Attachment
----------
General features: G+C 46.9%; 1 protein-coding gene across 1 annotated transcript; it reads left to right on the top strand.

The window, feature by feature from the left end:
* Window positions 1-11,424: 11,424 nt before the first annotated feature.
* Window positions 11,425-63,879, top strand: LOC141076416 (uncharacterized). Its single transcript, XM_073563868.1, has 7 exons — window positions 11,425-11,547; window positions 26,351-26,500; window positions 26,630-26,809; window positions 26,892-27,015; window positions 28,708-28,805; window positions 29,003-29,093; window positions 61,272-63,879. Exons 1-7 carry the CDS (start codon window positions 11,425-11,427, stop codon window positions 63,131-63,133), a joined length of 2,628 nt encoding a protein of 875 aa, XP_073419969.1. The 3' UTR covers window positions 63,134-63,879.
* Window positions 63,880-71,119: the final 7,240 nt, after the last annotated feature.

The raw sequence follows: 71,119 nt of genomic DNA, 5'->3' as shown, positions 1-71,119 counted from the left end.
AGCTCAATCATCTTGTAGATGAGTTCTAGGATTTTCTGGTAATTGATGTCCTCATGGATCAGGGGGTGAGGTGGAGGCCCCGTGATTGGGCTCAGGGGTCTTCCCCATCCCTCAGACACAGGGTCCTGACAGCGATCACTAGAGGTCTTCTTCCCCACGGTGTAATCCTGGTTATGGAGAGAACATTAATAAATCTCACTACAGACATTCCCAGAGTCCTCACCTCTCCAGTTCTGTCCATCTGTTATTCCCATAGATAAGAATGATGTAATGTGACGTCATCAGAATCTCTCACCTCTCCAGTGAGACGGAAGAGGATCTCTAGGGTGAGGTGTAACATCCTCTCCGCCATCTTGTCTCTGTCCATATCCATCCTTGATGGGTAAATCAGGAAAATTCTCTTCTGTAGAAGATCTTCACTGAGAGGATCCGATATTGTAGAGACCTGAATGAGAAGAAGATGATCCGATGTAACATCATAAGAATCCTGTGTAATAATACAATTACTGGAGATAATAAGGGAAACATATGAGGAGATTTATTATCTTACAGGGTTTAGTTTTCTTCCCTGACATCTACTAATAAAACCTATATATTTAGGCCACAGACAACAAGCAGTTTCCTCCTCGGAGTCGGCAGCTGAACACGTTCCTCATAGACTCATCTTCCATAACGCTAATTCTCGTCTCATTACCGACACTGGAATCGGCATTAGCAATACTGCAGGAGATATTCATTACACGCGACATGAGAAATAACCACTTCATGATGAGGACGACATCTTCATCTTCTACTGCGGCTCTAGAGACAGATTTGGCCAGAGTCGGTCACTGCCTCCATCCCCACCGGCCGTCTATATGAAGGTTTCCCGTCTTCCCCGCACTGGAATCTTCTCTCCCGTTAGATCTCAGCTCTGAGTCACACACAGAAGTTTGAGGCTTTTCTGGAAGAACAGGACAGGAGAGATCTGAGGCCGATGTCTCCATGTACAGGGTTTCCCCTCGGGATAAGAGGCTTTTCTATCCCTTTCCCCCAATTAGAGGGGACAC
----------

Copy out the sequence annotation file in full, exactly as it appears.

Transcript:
General features: G+C 46.9%; 1 protein-coding gene across 1 annotated transcript; it reads left to right on the top strand.

The window, feature by feature from the left end:
* Window positions 1-11,424: 11,424 nt before the first annotated feature.
* Window positions 11,425-63,879, top strand: LOC141076416 (uncharacterized). Its single transcript, XM_073563868.1, has 7 exons — window positions 11,425-11,547; window positions 26,351-26,500; window positions 26,630-26,809; window positions 26,892-27,015; window positions 28,708-28,805; window positions 29,003-29,093; window positions 61,272-63,879. Exons 1-7 carry the CDS (start codon window positions 11,425-11,427, stop codon window positions 63,131-63,133), a joined length of 2,628 nt encoding a protein of 875 aa, XP_073419969.1. The 3' UTR covers window positions 63,134-63,879.
* Window positions 63,880-71,119: the final 7,240 nt, after the last annotated feature.

The raw sequence follows: 71,119 nt of genomic DNA, 5'->3' as shown, positions 1-71,119 counted from the left end.
AGCTCAATCATCTTGTAGATGAGTTCTAGGATTTTCTGGTAATTGATGTCCTCATGGATCAGGGGGTGAGGTGGAGGCCCCGTGATTGGGCTCAGGGGTCTTCCCCATCCCTCAGACACAGGGTCCTGACAGCGATCACTAGAGGTCTTCTTCCCCACGGTGTAATCCTGGTTATGGAGAGAACATTAATAAATCTCACTACAGACATTCCCAGAGTCCTCACCTCTCCAGTTCTGTCCATCTGTTATTCCCATAGATAAGAATGATGTAATGTGACGTCATCAGAATCTCTCACCTCTCCAGTGAGACGGAAGAGGATCTCTAGGGTGAGGTGTAACATCCTCTCCGCCATCTTGTCTCTGTCCATATCCATCCTTGATGGGTAAATCAGGAAAATTCTCTTCTGTAGAAGATCTTCACTGAGAGGATCCGATATTGTAGAGACCTGAATGAGAAGAAGATGATCCGATGTAACATCATAAGAATCCTGTGTAATAATACAATTACTGGAGATAATAAGGGAAACATATGAGGAGATTTATTATCTTACAGGGTTTAGTTTTCTTCCCTGACATCTACTAATAAAACCTATATATTTAGGCCACAGACAACAAGCAGTTTCCTCCTCGGAGTCGGCAGCTGAACACGTTCCTCATAGACTCATCTTCCATAACGCTAATTCTCGTCTCATTACCGACACTGGAATCGGCATTAGCAATACTGCAGGAGATATTCATTACACGCGACATGAGAAATAACCACTTCATGATGAGGACGACATCTTCATCTTCTACTGCGGCTCTAGAGACAGATTTGGCCAGAGTCGGTCACTGCCTCCATCCCCACCGGCCGTCTATATGAAGGTTTCCCGTCTTCCCCGCACTGGAATCTTCTCTCCCGTTAGATCTCAGCTCTGAGTCACACACAGAAGTTTGAGGCTTTTCTGGAAGAACAGGACAGGAGAGATCTGAGGCCGATGTCTCCATGTACAGGGTTTCCCCTCGGGATAAGAGGCTTTTCTATCCCTTTCCCCCAATTAGAGGGGACAC